However, according to Dr. Ariel Ostad, a cosmetic surgeon based in New York City, products that use a prescription-strength retinoid called adapalene are outliers in this pricey OTC mark-up.
“Adapalene treats and prevents new acne from forming [by] removing dead skin cells and shrinking oil glands,” Ostad said. He said that the end result is a restored skin tone and texture that’s free of the sticky cells responsible for pore congestion.
Like other forms of retinoids, adapalene, which until 2018 was only available by prescription, works by increasing the skin’s cellular turnover rate — a process that slows down naturally as we age.
This means that even though adapalene-based products are marketed as acne treatments, Ostad said that they can also be used to help promote collagen production — and more collagen can mean plumper, more youthful skin with fewer fine lines.
Adapalene, which is the gentlest in the retinoid family, also has some ability to improve the appearance of sun damage, said board-certified dermatologist Dr. Macrene Alexiades, who is also based in New York City.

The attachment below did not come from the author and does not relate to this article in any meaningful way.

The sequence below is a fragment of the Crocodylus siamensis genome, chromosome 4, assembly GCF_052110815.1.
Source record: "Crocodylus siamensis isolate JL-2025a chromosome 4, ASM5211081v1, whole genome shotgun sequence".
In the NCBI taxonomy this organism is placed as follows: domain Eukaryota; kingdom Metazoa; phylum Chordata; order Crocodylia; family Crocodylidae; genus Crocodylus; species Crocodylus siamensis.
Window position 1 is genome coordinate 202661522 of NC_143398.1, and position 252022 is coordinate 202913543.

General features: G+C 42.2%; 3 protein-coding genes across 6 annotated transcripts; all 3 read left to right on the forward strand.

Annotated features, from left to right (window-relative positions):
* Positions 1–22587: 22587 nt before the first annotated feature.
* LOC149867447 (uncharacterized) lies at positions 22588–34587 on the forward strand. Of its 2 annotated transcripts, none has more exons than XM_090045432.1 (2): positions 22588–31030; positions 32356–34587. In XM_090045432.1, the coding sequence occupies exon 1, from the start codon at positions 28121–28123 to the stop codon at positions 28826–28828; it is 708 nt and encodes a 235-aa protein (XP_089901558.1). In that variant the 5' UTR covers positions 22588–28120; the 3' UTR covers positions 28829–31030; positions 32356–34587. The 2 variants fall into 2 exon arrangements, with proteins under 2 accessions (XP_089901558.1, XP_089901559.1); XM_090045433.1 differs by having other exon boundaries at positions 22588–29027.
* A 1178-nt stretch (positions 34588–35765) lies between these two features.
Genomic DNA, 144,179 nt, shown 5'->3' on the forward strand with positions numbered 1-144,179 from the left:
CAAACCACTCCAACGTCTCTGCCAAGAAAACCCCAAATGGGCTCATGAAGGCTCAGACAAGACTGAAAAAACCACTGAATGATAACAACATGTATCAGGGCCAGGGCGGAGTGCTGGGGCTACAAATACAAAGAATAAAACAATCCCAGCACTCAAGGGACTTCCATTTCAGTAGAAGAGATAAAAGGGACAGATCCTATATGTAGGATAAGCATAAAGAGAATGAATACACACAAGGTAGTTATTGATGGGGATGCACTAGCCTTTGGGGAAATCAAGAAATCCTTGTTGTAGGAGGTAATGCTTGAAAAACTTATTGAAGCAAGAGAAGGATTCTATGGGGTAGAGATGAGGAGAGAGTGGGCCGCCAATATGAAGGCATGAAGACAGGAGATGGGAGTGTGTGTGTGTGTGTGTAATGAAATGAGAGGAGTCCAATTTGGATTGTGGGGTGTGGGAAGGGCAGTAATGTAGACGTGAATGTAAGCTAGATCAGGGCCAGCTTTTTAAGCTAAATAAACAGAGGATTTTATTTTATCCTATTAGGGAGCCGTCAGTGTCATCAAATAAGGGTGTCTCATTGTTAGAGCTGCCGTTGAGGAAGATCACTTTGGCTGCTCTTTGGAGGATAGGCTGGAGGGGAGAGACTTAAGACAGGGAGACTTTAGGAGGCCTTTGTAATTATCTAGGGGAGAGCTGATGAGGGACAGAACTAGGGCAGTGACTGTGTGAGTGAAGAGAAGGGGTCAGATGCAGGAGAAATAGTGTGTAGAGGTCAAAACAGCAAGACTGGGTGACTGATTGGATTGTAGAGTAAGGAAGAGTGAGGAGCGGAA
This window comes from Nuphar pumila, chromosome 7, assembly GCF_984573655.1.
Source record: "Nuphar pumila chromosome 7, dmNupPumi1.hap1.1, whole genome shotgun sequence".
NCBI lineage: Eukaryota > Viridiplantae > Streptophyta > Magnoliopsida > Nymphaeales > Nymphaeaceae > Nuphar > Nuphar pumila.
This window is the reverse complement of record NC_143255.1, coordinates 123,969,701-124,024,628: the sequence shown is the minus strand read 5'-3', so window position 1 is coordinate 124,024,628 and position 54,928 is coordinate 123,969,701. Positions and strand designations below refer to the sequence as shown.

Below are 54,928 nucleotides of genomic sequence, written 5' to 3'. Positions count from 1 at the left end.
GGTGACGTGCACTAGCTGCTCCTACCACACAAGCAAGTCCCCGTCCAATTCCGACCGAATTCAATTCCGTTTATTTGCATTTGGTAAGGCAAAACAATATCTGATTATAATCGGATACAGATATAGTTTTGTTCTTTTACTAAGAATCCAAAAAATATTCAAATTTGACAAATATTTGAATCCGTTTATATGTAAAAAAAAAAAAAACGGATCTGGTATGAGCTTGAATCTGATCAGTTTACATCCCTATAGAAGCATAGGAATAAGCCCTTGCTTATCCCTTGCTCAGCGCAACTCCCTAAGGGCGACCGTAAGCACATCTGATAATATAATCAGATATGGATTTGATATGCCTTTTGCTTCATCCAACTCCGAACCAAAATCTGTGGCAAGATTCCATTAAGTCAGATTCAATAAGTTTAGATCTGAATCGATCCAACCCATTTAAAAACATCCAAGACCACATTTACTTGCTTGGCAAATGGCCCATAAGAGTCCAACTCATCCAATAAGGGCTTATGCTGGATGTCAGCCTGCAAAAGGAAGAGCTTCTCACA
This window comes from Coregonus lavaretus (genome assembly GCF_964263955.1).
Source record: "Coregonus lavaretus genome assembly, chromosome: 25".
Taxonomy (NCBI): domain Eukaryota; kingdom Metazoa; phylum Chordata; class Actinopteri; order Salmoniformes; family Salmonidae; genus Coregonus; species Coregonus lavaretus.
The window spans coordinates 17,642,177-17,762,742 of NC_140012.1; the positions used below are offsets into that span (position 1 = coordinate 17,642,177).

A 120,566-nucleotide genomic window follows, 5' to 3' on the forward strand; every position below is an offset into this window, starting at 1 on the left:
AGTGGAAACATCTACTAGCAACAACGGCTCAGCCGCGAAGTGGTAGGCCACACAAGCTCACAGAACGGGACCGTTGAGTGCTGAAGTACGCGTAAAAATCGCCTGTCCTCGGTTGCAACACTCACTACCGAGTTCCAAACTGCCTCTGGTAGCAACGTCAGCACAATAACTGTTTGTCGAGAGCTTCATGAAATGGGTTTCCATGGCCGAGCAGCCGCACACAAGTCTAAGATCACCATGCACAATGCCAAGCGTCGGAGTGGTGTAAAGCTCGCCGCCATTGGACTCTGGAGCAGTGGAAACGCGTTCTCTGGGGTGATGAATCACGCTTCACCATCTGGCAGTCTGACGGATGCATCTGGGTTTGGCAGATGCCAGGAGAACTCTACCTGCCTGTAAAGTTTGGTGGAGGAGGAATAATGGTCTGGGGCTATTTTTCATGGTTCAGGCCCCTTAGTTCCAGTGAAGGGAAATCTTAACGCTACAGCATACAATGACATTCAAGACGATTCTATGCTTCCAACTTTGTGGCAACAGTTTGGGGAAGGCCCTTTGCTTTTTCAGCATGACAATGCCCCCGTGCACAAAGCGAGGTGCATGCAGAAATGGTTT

“Generally speaking, over-the-counter retinol products are suitable for those with mild issues… [T]hose who need a stronger over-the-counter version… would use adapalene or Differin,” a name-brand adapalene product, Alexiades said.
Both Alexiades and Ostad said that, like all retinoids, adapalene has the potential to be drying, so it’s best to use just a pea-sized amount on the whole face, only at night, and to pair it with a moisturizer.
Most adapalene products — the best-known of which is Differin — have the same .1% concentration of the ingredient.